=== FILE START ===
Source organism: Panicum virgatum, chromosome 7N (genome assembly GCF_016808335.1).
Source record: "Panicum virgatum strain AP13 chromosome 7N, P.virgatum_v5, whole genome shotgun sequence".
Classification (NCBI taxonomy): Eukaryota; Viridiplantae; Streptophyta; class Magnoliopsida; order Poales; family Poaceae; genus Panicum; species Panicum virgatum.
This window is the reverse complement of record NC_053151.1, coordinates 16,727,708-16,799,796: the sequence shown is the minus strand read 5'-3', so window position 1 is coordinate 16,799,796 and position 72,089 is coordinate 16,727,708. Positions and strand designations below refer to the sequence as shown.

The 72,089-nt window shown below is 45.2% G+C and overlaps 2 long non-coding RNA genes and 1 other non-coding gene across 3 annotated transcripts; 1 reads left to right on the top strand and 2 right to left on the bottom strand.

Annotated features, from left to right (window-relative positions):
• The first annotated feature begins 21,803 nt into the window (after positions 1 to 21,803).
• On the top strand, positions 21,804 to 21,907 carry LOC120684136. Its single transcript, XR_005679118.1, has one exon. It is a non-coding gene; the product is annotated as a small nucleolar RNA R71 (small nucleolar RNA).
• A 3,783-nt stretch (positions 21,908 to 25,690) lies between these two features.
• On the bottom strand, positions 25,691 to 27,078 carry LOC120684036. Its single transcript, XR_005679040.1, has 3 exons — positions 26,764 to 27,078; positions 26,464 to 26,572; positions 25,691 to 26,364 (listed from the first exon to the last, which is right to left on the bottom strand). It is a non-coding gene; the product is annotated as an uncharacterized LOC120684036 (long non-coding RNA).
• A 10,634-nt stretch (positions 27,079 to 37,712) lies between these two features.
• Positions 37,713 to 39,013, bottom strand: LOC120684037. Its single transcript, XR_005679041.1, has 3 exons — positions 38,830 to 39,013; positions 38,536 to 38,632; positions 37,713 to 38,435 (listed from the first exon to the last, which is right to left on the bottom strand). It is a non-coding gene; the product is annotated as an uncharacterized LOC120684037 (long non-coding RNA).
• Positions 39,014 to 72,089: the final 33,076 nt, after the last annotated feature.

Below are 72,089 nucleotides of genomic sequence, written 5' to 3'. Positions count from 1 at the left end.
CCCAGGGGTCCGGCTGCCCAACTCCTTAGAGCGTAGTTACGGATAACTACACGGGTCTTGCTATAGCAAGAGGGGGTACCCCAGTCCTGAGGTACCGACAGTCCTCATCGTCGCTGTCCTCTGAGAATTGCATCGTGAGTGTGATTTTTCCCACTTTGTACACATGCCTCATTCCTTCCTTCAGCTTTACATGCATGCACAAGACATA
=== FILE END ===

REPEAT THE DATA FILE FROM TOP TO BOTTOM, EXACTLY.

Source organism: Panicum virgatum, chromosome 7N (genome assembly GCF_016808335.1).
Source record: "Panicum virgatum strain AP13 chromosome 7N, P.virgatum_v5, whole genome shotgun sequence".
Classification (NCBI taxonomy): Eukaryota; Viridiplantae; Streptophyta; class Magnoliopsida; order Poales; family Poaceae; genus Panicum; species Panicum virgatum.
This window is the reverse complement of record NC_053151.1, coordinates 16,727,708-16,799,796: the sequence shown is the minus strand read 5'-3', so window position 1 is coordinate 16,799,796 and position 72,089 is coordinate 16,727,708. Positions and strand designations below refer to the sequence as shown.

The 72,089-nt window shown below is 45.2% G+C and overlaps 2 long non-coding RNA genes and 1 other non-coding gene across 3 annotated transcripts; 1 reads left to right on the top strand and 2 right to left on the bottom strand.

Annotated features, from left to right (window-relative positions):
• The first annotated feature begins 21,803 nt into the window (after positions 1 to 21,803).
• On the top strand, positions 21,804 to 21,907 carry LOC120684136. Its single transcript, XR_005679118.1, has one exon. It is a non-coding gene; the product is annotated as a small nucleolar RNA R71 (small nucleolar RNA).
• A 3,783-nt stretch (positions 21,908 to 25,690) lies between these two features.
• On the bottom strand, positions 25,691 to 27,078 carry LOC120684036. Its single transcript, XR_005679040.1, has 3 exons — positions 26,764 to 27,078; positions 26,464 to 26,572; positions 25,691 to 26,364 (listed from the first exon to the last, which is right to left on the bottom strand). It is a non-coding gene; the product is annotated as an uncharacterized LOC120684036 (long non-coding RNA).
• A 10,634-nt stretch (positions 27,079 to 37,712) lies between these two features.
• Positions 37,713 to 39,013, bottom strand: LOC120684037. Its single transcript, XR_005679041.1, has 3 exons — positions 38,830 to 39,013; positions 38,536 to 38,632; positions 37,713 to 38,435 (listed from the first exon to the last, which is right to left on the bottom strand). It is a non-coding gene; the product is annotated as an uncharacterized LOC120684037 (long non-coding RNA).
• Positions 39,014 to 72,089: the final 33,076 nt, after the last annotated feature.

Below are 72,089 nucleotides of genomic sequence, written 5' to 3'. Positions count from 1 at the left end.
CCCAGGGGTCCGGCTGCCCAACTCCTTAGAGCGTAGTTACGGATAACTACACGGGTCTTGCTATAGCAAGAGGGGGTACCCCAGTCCTGAGGTACCGACAGTCCTCATCGTCGCTGTCCTCTGAGAATTGCATCGTGAGTGTGATTTTTCCCACTTTGTACACATGCCTCATTCCTTCCTTCAGCTTTACATGCATGCACAAGACATA